Clare and her Gyrfalcon

Clare and her Gyrfalcon

Clare de Lune is one of the characters I generated for the Compromise and Conceit one-shot. She is an ex-exotic dancer for the French troop known as the Cirque de Lune, probably kicked out for some kind of crime against the circus’s managers. Her magic uses nature, perception and deception. She has some combat skills, though she is a little fragile, and she also uses a large bird of prey as a familiar/battle ally, to make missile attacks and distract foes in combat.

This character description shows how simple and easy a character is to generate if you strip all the details out of the WFRP 3 system and just use the very basic dice, attribute and fatigue ideas. Note there are no skills – Clare de Lune is trained in four areas, and that is all. Also the spells I just made up – I didn’t aim for any sense of balance or usefulness, just designed spells to suit the character concept. I think this method works quite well, provide players are happy with a character that may have no use in some circumstances.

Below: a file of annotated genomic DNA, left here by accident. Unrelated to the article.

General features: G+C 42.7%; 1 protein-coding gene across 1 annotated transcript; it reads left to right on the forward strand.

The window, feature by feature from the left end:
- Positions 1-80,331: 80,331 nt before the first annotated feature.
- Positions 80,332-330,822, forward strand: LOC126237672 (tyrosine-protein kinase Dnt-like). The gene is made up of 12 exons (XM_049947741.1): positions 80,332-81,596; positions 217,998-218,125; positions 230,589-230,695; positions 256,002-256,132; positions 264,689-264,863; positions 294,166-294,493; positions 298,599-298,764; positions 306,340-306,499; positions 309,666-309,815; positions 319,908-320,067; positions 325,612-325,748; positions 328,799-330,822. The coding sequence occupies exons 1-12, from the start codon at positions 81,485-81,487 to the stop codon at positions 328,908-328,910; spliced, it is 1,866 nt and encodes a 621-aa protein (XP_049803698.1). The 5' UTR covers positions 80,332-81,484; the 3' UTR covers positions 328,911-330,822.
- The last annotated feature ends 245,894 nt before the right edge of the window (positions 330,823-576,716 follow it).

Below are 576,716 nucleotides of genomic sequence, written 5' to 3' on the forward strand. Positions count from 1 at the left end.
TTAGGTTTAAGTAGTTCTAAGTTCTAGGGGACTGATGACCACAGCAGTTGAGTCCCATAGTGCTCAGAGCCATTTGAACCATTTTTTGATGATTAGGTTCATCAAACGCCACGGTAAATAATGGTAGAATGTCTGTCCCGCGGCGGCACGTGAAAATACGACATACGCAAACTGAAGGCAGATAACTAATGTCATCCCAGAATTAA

Character name:      Clare de Lune

Archetype-thingy:    Cirque du Lune bird dancer                        Feat Points: 3


Strength 3 Intelligence 4
Toughness 3 Willpower 3
Agility 5 Fellowship 5

Trained in:

  1. Casting spells
  2. Animal handling
  3. Perception
  4. Spotting lies and tricks

Combat stuff

Defense Wounds Max/ Current
Melee 5 Fatigue       3 /
Missile 5 Stress       3 /
Surprised 5 Criticals (max:   )       3  /
Armour (  warm weather stuff ) 1 (4) Wounds       13 /


Weapon Damage Critical Notes